How do you put your idle computer to use? Do you have the ultimate automated setup? We want to hear about it in the comments!

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    The Gentle Art of Saying No

    The Gentle Art of Saying No

    No!

    It’s a simple fact that you can never be productive if you take on too many commitments — you simply spread yourself too thin and will not be able to get anything done, at least not well or on time.

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    But requests for your time are coming in all the time — through phone, email, IM or in person. To stay productive, and minimize stress, you have to learn the Gentle Art of Saying No — an art that many people have problems with.

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    What’s so hard about saying no? Well, to start with, it can hurt, anger or disappoint the person you’re saying “no” to, and that’s not usually a fun task. Second, if you hope to work with that person in the future, you’ll want to continue to have a good relationship with that person, and saying “no” in the wrong way can jeopardize that.

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    But it doesn’t have to be difficult or hard on your relationship. Here are the Top 10 tips for learning the Gentle Art of Saying No:

    1. Value your time. Know your commitments, and how valuable your precious time is. Then, when someone asks you to dedicate some of your time to a new commitment, you’ll know that you simply cannot do it. And tell them that: “I just can’t right now … my plate is overloaded as it is.”
    2. Know your priorities. Even if you do have some extra time (which for many of us is rare), is this new commitment really the way you want to spend that time? For myself, I know that more commitments means less time with my wife and kids, who are more important to me than anything.
    3. Practice saying no. Practice makes perfect. Saying “no” as often as you can is a great way to get better at it and more comfortable with saying the word. And sometimes, repeating the word is the only way to get a message through to extremely persistent people. When they keep insisting, just keep saying no. Eventually, they’ll get the message.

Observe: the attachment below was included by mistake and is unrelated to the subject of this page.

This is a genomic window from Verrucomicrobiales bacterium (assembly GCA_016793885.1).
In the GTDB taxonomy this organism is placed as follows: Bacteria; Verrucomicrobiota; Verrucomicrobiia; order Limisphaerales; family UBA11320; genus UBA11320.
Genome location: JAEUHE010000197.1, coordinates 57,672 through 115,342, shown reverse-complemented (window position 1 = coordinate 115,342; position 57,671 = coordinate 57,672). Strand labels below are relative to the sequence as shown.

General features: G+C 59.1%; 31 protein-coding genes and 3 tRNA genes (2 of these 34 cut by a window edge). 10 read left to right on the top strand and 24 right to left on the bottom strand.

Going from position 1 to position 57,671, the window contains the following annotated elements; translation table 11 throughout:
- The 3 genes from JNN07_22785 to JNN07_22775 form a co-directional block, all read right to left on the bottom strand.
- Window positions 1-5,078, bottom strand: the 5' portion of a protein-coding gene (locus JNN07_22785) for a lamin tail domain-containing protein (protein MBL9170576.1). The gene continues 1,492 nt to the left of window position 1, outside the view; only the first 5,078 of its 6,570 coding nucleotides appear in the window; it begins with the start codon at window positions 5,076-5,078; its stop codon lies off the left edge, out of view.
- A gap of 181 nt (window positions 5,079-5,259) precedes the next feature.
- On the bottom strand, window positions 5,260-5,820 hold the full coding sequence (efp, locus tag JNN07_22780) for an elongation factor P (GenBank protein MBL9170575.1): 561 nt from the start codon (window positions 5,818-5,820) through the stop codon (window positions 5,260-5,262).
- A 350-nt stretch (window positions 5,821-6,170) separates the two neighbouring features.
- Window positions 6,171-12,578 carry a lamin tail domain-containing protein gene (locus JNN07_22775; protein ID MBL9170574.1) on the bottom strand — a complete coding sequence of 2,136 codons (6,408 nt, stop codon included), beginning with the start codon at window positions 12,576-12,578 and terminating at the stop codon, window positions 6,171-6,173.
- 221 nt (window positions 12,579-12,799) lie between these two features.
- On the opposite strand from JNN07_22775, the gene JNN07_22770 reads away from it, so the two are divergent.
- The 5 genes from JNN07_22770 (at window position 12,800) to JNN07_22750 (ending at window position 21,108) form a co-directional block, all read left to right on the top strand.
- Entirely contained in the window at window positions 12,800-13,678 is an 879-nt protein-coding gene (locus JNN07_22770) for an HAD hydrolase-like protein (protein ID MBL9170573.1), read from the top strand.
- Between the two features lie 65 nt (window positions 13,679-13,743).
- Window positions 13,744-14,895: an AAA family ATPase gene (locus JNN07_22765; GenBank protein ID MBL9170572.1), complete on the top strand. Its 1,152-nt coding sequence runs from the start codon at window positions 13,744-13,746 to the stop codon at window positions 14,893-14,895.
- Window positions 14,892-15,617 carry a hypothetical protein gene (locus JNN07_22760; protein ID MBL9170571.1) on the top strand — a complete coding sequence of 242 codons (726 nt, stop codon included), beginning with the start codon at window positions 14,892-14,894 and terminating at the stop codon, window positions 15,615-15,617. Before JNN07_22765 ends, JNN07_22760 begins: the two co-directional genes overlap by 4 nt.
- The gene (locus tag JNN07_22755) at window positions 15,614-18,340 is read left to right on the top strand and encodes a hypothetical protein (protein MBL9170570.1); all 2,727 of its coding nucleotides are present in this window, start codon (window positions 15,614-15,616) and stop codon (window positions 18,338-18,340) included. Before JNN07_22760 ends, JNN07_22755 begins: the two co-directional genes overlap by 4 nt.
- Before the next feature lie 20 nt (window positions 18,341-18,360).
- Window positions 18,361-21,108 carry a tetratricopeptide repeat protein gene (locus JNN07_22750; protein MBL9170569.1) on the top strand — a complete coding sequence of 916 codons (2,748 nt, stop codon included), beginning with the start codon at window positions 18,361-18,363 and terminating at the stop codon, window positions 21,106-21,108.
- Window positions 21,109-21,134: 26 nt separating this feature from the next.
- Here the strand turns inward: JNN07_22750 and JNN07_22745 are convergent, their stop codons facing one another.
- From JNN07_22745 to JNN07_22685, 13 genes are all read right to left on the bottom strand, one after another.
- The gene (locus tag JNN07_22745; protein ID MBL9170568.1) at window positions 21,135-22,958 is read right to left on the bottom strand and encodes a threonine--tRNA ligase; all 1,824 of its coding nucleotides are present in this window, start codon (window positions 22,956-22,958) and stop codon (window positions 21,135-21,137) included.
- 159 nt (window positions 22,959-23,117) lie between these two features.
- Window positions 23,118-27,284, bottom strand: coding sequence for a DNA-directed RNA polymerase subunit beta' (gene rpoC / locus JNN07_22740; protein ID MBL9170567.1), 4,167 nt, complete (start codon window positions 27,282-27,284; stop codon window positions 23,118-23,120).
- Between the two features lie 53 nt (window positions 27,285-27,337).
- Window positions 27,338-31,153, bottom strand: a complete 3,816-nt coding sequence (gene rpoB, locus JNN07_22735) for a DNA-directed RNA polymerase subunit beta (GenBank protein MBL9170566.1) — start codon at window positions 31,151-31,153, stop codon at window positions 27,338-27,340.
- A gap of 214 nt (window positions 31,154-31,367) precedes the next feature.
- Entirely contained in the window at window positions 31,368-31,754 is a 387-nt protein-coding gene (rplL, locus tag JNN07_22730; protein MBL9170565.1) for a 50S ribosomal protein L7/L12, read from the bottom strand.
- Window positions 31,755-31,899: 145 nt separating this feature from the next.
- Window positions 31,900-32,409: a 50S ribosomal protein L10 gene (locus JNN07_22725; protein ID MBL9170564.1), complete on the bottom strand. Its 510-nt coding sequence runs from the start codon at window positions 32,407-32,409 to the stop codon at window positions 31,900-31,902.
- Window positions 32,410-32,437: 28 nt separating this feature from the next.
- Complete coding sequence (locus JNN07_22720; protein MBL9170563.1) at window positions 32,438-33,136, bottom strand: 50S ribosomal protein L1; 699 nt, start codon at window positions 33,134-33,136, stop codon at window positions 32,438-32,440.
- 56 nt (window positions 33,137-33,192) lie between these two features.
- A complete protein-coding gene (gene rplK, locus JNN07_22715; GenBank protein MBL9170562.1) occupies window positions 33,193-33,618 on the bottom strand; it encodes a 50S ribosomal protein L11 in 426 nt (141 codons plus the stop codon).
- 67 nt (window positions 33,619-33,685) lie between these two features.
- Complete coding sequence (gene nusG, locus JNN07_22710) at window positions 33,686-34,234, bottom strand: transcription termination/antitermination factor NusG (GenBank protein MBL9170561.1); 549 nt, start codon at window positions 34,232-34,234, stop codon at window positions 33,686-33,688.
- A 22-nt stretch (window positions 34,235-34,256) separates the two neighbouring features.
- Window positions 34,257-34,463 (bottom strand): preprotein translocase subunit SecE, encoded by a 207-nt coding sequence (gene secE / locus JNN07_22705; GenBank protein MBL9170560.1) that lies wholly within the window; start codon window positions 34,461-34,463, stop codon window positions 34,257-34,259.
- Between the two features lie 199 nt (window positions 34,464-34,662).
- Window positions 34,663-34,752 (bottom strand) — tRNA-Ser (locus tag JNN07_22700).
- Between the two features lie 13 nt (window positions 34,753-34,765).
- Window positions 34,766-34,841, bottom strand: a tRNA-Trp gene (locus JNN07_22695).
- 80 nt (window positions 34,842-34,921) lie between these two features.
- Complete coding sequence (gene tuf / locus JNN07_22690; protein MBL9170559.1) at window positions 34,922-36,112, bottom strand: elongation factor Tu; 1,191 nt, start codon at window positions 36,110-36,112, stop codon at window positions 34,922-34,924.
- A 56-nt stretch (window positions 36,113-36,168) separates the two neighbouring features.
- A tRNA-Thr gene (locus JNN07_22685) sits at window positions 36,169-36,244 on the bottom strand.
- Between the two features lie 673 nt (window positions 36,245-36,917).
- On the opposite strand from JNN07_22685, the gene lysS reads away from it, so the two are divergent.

4. Don’t apologize. A common way to start out is “I’m sorry but …” as people think that it sounds more polite. While politeness is important, apologizing just makes it sound weaker. You need to be firm, and unapologetic about guarding your time.
    5. Stop being nice. Again, it’s important to be polite, but being nice by saying yes all the time only hurts you. When you make it easy for people to grab your time (or money), they will continue to do it. But if you erect a wall, they will look for easier targets. Show them that your time is well guarded by being firm and turning down as many requests (that are not on your top priority list) as possible.
    6. Say no to your boss. Sometimes we feel that we have to say yes to our boss — they’re our boss, right? And if we say “no” then we look like we can’t handle the work — at least, that’s the common reasoning. But in fact, it’s the opposite — explain to your boss that by taking on too many commitments, you are weakening your productivity and jeopardizing your existing commitments. If your boss insists that you take on the project, go over your project or task list and ask him/her to re-prioritize, explaining that there’s only so much you can take on at one time.
    7. Pre-empting. It’s often much easier to pre-empt requests than to say “no” to them after the request has been made. If you know that requests are likely to be made, perhaps in a meeting, just say to everyone as soon as you come into the meeting, “Look guys, just to let you know, my week is booked full with some urgent projects and I won’t be able to take on any new requests.”
    8. Get back to you. Instead of providing an answer then and there, it’s often better to tell the person you’ll give their request some thought and get back to them. This will allow you to give it some consideration, and check your commitments and priorities. Then, if you can’t take on the request, simply tell them: “After giving this some thought, and checking my commitments, I won’t be able to accommodate the request at this time.” At least you gave it some consideration.
    9. Maybe later. If this is an option that you’d like to keep open, instead of just shutting the door on the person, it’s often better to just say, “This sounds like an interesting opportunity, but I just don’t have the time at the moment. Perhaps you could check back with me in [give a time frame].” Next time, when they check back with you, you might have some free time on your hands.
    10. It’s not you, it’s me. This classic dating rejection can work in other situations. Don’t be insincere about it, though. Often the person or project is a good one, but it’s just not right for you, at least not at this time. Simply say so — you can compliment the idea, the project, the person, the organization … but say that it’s not the right fit, or it’s not what you’re looking for at this time. Only say this if it’s true — people can sense insincerity.

    Featured photo credit: Pexels via pexels.com